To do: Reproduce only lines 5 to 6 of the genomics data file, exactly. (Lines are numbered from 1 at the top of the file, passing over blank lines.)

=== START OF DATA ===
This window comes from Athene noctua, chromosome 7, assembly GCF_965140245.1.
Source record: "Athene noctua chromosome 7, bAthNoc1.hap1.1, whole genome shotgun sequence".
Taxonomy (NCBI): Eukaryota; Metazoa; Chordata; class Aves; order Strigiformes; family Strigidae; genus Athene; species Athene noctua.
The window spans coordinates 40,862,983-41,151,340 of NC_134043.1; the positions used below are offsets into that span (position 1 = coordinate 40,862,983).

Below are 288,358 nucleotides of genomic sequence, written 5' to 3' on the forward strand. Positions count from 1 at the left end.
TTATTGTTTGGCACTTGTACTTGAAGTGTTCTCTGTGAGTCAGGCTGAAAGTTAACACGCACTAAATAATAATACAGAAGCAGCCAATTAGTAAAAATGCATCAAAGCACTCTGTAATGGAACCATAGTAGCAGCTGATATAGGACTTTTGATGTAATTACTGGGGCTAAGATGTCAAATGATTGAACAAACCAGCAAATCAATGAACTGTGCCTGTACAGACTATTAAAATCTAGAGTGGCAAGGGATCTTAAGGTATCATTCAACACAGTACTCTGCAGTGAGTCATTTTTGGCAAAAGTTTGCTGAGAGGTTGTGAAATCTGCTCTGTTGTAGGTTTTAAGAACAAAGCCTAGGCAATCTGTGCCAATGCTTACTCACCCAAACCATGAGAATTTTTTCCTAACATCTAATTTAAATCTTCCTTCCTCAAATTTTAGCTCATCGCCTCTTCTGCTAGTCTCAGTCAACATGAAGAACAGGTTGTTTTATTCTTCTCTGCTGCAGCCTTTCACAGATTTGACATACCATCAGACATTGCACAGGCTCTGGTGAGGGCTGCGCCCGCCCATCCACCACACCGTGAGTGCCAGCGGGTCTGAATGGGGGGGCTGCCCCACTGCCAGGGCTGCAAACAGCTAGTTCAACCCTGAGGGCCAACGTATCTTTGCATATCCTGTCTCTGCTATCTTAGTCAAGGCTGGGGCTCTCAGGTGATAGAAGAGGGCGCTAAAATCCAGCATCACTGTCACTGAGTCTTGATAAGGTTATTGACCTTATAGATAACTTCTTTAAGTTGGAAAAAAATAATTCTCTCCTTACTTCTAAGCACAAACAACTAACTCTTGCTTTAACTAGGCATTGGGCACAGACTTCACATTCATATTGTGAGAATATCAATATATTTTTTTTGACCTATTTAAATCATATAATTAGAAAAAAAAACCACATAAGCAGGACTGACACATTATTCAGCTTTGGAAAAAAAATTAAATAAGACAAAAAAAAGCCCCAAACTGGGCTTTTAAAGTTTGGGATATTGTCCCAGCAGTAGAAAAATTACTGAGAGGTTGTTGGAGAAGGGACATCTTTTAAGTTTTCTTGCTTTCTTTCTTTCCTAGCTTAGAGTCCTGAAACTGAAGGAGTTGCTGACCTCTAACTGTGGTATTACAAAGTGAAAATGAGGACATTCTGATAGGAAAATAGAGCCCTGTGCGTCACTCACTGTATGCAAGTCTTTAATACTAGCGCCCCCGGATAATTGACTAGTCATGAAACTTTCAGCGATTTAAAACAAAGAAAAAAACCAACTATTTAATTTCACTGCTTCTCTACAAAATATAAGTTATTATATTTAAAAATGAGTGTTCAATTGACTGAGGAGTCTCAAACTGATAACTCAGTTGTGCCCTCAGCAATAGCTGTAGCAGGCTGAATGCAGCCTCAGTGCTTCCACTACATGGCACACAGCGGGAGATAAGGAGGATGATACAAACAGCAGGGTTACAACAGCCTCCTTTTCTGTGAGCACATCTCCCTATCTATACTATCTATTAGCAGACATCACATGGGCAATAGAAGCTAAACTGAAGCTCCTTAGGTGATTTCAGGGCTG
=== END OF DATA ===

Below are 288,358 nucleotides of genomic sequence, written 5' to 3' on the forward strand. Positions count from 1 at the left end.
TTATTGTTTGGCACTTGTACTTGAAGTGTTCTCTGTGAGTCAGGCTGAAAGTTAACACGCACTAAATAATAATACAGAAGCAGCCAATTAGTAAAAATGCATCAAAGCACTCTGTAATGGAACCATAGTAGCAGCTGATATAGGACTTTTGATGTAATTACTGGGGCTAAGATGTCAAATGATTGAACAAACCAGCAAATCAATGAACTGTGCCTGTACAGACTATTAAAATCTAGAGTGGCAAGGGATCTTAAGGTATCATTCAACACAGTACTCTGCAGTGAGTCATTTTTGGCAAAAGTTTGCTGAGAGGTTGTGAAATCTGCTCTGTTGTAGGTTTTAAGAACAAAGCCTAGGCAATCTGTGCCAATGCTTACTCACCCAAACCATGAGAATTTTTTCCTAACATCTAATTTAAATCTTCCTTCCTCAAATTTTAGCTCATCGCCTCTTCTGCTAGTCTCAGTCAACATGAAGAACAGGTTGTTTTATTCTTCTCTGCTGCAGCCTTTCACAGATTTGACATACCATCAGACATTGCACAGGCTCTGGTGAGGGCTGCGCCCGCCCATCCACCACACCGTGAGTGCCAGCGGGTCTGAATGGGGGGGCTGCCCCACTGCCAGGGCTGCAAACAGCTAGTTCAACCCTGAGGGCCAACGTATCTTTGCATATCCTGTCTCTGCTATCTTAGTCAAGGCTGGGGCTCTCAGGTGATAGAAGAGGGCGCTAAAATCCAGCATCACTGTCACTGAGTCTTGATAAGGTTATTGACCTTATAGATAACTTCTTTAAGTTGGAAAAAAATAATTCTCTCCTTACTTCTAAGCACAAACAACTAACTCTTGCTTTAACTAGGCATTGGGCACAGACTTCACATTCATATTGTGAGAATATCAATATATTTTTTTTGACCTATTTAAATCATATAATTAGAAAAAAAAACCACATAAGCAGGACTGACACATTATTCAGCTTTGGAAAAAAAATTAAATAAGACAAAAAAAAGCCCCAAACTGGGCTTTTAAAGTTTGGGATATTGTCCCAGCAGTAGAAAAATTACTGAGAGGTTGTTGGAGAAGGGACATCTTTTAAGTTTTCTTGCTTTCTTTCTTTCCTAGCTTAGAGTCCTGAAACTGAAGGAGTTGCTGACCTCTAACTGTGGTATTACAAAGTGAAAATGAGGACATTCTGATAGGAAAATAGAGCCCTGTGCGTCACTCACTGTATGCAAGTCTTTAATACTAGCGCCCCCGGATAATTGACTAGTCATGAAACTTTCAGCGATTTAAAACAAAGAAAAAAACCAACTATTTAATTTCACTGCTTCTCTACAAAATATAAGTTATTATATTTAAAAATGAGTGTTCAATTGACTGAGGAGTCTCAAACTGATAACTCAGTTGTGCCCTCAGCAATAGCTGTAGCAGGCTGAATGCAGCCTCAGTGCTTCCACTACATGGCACACAGCGGGAGATAAGGAGGATGATACAAACAGCAGGGTTACAACAGCCTCCTTTTCTGTGAGCACATCTCCCTATCTATACTATCTATTAGCAGACATCACATGGGCAATAGAAGCTAAACTGAAGCTCCTTAGGTGATTTCAGGGCTG